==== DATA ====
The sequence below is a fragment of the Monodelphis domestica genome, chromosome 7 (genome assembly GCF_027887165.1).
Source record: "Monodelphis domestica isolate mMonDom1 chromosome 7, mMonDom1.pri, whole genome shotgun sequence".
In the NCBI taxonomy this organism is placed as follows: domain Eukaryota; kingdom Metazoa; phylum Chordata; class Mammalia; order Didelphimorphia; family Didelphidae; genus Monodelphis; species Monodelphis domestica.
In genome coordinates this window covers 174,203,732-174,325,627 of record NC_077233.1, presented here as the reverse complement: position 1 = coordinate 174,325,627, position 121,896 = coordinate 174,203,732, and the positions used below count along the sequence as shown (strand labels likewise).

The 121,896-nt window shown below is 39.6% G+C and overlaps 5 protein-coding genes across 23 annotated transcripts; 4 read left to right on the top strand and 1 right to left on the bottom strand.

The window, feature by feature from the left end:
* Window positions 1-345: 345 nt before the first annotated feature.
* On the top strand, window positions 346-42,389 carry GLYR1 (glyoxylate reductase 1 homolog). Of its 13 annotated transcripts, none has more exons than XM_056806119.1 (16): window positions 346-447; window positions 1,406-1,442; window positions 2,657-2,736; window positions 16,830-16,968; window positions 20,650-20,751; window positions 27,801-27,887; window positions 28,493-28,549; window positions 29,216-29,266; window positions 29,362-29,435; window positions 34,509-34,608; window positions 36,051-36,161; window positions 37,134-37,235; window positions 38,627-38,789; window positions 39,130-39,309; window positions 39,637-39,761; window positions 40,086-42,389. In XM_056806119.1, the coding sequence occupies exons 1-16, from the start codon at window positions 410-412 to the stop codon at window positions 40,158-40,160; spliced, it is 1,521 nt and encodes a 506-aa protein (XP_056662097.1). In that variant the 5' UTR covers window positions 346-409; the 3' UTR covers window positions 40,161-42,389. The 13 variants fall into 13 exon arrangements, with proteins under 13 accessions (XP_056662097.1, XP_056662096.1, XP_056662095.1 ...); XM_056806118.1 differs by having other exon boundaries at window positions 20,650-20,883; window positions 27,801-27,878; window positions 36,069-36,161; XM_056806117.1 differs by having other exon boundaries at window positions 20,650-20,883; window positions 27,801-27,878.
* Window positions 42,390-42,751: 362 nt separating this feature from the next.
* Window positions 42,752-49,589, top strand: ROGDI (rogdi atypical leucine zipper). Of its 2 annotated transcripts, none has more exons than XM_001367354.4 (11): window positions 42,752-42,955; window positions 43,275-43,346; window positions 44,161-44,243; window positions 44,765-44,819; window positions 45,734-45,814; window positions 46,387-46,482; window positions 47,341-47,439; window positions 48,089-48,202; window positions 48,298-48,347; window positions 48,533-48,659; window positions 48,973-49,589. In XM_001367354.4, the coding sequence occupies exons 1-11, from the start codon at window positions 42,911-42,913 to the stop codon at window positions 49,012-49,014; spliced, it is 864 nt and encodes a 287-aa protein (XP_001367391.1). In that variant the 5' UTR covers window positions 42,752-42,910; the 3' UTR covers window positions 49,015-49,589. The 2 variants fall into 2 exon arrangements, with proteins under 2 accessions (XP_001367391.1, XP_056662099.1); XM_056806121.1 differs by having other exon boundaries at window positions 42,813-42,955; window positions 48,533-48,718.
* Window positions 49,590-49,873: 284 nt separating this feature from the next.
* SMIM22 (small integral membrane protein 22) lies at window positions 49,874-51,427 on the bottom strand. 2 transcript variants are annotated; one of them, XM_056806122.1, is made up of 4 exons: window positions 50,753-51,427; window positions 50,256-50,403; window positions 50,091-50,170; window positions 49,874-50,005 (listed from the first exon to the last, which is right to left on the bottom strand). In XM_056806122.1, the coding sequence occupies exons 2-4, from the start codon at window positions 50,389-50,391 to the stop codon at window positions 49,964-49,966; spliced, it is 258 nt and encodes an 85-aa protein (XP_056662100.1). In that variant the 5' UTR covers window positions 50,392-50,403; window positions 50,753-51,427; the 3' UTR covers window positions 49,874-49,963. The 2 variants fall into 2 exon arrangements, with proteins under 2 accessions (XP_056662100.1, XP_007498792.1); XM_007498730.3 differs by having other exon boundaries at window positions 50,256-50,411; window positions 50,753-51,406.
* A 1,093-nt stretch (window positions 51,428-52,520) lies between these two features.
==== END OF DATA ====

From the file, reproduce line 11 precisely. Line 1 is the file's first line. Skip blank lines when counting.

* Window positions 49,590-49,873: 284 nt separating this feature from the next.